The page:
What happened after the '80s? 

City Sage

Come November, it'll be 30 years since I participated in "Project 2000," an attempt to create a "Vision for Excellence" in the Pikes Peak region that would guide us for the next 15 years, and even beyond.

The project was driven by extraordinary changes in the region during the preceding 20 years. Community leaders came together, sponsored meetings, commissioned polls, encouraged input and ultimately produced a report.

I'd forgotten all about it until seeing the report in a box of papers in the basement. For whatever reason, I didn't toss it. I suspect that I never read it in the first place, but 30 years later it's interesting and deeply dismaying.

Colorado Springs in 1985 was a dynamic, booming city. The region's population had doubled in 20 years, its economy was strong and diverse, local government was efficient and capable. Compared to selected peer cities, Colorado Springs ranked in the top three in virtually every category.

The report, prepared by the Public Policy Center of SRI International, compared Colorado Springs with 10 other cities identified in John Naisbitt's Megatrends as "cities of great opportunity." The cities included Denver, San Jose, Tucson, Austin, Phoenix, Salt Lake City, Albuquerque, San Diego, Tampa and San Antonio. Since 1985, all have experienced their share of hiccups, but they've grown and prospered in ways that we haven't.

What went wrong? Based on SRI's metrics, we should have moved from strength to strength. Instead we stagnated in multiple downward spirals.

From 1980 to 1983, the population of the Colorado Springs market increased at an annual rate of 9.1 percent, three times the national average. The 1980 census pegged the percentage of population residing in the county for less than five years at 36 percent, by far the highest in the nation.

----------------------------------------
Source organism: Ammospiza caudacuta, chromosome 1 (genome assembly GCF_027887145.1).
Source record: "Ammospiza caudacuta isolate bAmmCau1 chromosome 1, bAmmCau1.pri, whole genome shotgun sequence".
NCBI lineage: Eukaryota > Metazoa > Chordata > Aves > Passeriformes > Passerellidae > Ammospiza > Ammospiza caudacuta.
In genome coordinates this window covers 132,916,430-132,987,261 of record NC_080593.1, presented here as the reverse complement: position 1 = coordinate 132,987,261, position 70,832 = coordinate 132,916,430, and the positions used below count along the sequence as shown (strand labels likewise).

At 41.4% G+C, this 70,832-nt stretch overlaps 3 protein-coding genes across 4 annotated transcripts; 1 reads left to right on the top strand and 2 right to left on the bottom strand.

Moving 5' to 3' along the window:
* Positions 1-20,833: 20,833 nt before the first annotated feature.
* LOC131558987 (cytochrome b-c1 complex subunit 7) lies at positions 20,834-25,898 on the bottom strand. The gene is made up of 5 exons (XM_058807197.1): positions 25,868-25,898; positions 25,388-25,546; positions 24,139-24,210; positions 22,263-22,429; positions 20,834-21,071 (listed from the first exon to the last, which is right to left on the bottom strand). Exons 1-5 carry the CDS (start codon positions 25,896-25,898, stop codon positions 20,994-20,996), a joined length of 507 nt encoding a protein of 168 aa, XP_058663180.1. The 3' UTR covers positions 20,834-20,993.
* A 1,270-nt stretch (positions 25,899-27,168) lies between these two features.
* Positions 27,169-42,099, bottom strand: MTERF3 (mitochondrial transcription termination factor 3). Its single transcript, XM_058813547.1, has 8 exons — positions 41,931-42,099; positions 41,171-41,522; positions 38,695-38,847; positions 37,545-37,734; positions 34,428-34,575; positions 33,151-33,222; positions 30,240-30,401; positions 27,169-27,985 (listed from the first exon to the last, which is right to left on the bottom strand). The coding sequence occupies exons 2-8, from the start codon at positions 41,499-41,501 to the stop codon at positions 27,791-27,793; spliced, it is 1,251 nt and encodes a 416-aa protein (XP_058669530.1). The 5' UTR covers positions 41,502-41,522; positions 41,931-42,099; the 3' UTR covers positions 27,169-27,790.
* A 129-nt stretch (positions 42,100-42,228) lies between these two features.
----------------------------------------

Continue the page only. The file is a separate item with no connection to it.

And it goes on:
These migrants were young, ambitious and educated. Jobs were plentiful and relatively well-compensated. Median household income, at $22,259 in 1985, was slightly below Salt Lake City and San Diego, slightly above San Antonio and Denver, and about 10 percent higher than the U.S. average.

More than 20 percent of the county workforce worked in manufacturing, surpassed only by San Jose. Our cost of living index was the lowest of the group. The city's overall financial capacity was considered strong.

"It has the authority to levy property taxes up to 20 mills," SRI noted, "and the current rate is only 11 mills [thanks to the Taxpayer's Bill of Rights, it's now at 4.73 mills]."

Ironically, SRI expressed concern about the city's demographic profile — we were too young! Among our peers, we had the highest percentage of people younger than 34 (63.7 percent) and the lowest older than 65 (7.1 percent). The 25-34 age group had increased by 25 percent from 1980 to 1985.

A 1984 poll showed 55 percent of those contacted identified "growth" as the region's most worrying issue. Nothing else received even 6 percent. A subsequent poll identified water and traffic as issues of some concern.

The report's authors agonized over the "brown cloud" from auto emissions, congestion on Interstate 25 and inadequate public transportation. They asked whether anything could be done to prevent future limited-access expressways and arterials from becoming "another Academy Boulevard." They didn't see the future, and neither did we.

We didn't anticipate the savings and loan crisis, the subsequent collapse of local commercial real estate, the baleful power of California migrant/TABOR author Douglas Bruce, the disappearance of the high-tech manufacturing sector, the arrival of Focus on the Family, years of politico/religious strife, 15 years of war and two more recessions.

We fell short while our 10 peers charged past similar obstacles. We never understood time was not on our side. Those eager, entrepreneurial young migrants have aged in place. Thirty years later, many are retired, taxophobic and risk-averse. Will the spiral reverse? It may be happening now.

Sooner or later youth will be served, and a new city will be born. Many who came here in the 1970s and '80s may not see it flower, but that's OK.

"That is no country for old men. The young

In one another's arms... An aged man is but a paltry thing,

A tattered coat upon a stick unless

Soul clap its hands and sing, and louder sing."

— William Butler Yeats, Sailing to Byzantium

I'm ready to sing!

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